Sunday, October 5, 2008

Mansfield Park by Jane Austen

Mansfield Park by Jane Austen fits into the juvenile fiction genre and was published in 1814. It is recommended for readers ages 16 and up.

Mansfield Park was an interesting novel and not at all what I expected. It was Austen's third of six novels but the last one I happened upon. Thus with all my previous Austen experience I expected a nice love story with complicated twists and turns and while it did contain a love story it was also filled with heartache, confusion, and neglect. The story follows the life of Fanny Price who, at the age of nine, and at the suggestion of her Aunt Norris was taken in to live with her Uncle Bertram's family in an effort to relieve her mother of the expense and hardship of one of her many children. Her Uncle Bertram's family consists of himself, his wife and four children: two sons and two daughters. Her Aunt Norris also lives close by. While her Aunt and Uncle Bertram are not openly cruel or hurtful to Fanny they do not show her the love and care that a young girl needs and Fanny, as a result, feels alone and miserable in her new home. This lasts until the kindness of her cousin Edmund shows her that she has value to someone and Fanny sees her worth. However, her Aunt Norris (who is the sister of her mother and of her Aunt Bertram) takes it upon herself to continually remind Fanny of her place in life. Mrs. Norris constantly tells Fanny that she is beneath her cousins and that she should be grateful for their kindness. Mrs. Norris also ensures that Fanny is given the worst room in the house, not allowed a fire, and not invited to social events. All these are to serve as a constant reminder that she is not a daughter but a niece of her Uncle Bertram. It is through this ill treatment over a series of years that Fanny becomes a quiet and humble young woman who hides her wishes for herself and her opinion of others in an effort to appear grateful for what she has received. Later in the novel she is pursued by a handsome young man whom her Uncle wishes her to marry. However, through her quiet observance of this young man she is able to discern his true character long before anyone else has any suspicions of his coarse nature. Luckily she is able to avoid attachment with him in spite of constant pleas from him and her family members and she reserves her heart for her real love whom she is able to acquire in the end.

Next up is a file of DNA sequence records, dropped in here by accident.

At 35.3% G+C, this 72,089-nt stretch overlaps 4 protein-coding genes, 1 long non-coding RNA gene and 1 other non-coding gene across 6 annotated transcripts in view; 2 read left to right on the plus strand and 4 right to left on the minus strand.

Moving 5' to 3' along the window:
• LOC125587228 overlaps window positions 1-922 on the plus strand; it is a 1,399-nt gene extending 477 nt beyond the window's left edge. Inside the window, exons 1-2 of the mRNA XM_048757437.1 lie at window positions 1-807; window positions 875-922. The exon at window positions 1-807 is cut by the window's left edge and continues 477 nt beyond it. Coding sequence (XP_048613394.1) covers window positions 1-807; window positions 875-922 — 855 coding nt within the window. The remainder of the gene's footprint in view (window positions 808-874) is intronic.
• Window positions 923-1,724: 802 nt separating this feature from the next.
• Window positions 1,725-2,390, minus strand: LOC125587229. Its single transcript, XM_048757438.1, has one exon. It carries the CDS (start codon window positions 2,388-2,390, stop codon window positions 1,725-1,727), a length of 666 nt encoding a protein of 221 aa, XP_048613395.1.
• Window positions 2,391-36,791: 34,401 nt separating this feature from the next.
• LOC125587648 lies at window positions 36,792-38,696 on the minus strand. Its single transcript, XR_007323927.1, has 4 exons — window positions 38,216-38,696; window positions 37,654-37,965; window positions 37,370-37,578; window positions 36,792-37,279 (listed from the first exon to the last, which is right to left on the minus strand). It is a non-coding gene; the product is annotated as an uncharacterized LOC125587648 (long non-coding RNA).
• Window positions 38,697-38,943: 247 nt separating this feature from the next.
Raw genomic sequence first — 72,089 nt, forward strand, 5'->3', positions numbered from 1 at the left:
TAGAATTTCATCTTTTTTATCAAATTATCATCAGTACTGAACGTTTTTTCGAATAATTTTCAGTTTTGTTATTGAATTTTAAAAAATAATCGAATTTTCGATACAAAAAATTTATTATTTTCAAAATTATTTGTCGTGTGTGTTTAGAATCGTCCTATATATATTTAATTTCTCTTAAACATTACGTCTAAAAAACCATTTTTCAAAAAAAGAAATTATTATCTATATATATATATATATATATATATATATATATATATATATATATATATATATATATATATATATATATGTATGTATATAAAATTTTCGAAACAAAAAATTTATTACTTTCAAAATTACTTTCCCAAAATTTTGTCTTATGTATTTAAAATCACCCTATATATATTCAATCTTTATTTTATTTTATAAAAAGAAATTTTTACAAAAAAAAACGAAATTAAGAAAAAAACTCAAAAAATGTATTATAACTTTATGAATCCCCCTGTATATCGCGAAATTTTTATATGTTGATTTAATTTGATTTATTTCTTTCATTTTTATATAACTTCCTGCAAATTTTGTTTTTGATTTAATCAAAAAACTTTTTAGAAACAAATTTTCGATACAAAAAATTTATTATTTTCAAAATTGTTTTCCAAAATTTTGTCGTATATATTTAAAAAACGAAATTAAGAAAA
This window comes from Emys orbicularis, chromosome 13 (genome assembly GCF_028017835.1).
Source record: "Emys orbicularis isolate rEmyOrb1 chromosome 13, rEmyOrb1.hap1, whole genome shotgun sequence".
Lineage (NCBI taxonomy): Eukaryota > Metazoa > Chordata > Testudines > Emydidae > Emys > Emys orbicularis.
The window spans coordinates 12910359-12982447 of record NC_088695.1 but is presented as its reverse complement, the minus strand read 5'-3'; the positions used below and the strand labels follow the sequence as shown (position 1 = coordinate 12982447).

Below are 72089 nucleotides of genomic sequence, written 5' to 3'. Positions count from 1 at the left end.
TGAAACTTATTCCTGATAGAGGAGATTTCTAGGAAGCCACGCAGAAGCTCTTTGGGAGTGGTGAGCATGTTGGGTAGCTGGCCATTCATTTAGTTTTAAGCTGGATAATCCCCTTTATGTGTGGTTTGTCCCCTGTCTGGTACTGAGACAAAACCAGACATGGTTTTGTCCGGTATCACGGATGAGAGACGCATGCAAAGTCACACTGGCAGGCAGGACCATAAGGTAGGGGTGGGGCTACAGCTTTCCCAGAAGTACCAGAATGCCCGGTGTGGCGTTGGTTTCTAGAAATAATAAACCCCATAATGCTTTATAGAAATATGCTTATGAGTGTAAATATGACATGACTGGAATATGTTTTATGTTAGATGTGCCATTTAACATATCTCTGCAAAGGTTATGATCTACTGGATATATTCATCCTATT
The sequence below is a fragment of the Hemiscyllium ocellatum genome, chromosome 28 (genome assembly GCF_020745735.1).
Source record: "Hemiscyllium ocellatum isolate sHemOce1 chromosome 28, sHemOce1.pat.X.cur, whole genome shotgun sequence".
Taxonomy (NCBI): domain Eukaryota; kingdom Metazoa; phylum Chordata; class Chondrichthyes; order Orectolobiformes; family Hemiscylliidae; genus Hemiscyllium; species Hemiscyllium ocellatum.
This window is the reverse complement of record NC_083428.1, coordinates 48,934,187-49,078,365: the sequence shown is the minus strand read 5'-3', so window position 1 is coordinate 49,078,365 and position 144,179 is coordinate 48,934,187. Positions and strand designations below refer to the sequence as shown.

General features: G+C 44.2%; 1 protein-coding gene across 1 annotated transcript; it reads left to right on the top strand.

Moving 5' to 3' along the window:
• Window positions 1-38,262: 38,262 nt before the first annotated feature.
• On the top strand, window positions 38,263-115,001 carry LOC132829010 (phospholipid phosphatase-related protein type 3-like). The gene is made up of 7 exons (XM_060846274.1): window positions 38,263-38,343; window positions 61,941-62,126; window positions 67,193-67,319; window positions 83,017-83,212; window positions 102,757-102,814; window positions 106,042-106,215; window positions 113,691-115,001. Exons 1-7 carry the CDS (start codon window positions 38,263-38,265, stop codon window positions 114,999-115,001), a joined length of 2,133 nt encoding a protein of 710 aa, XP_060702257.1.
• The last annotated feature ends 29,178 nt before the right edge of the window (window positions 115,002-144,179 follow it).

Other reviews available:

Persuasion by Jane Austen

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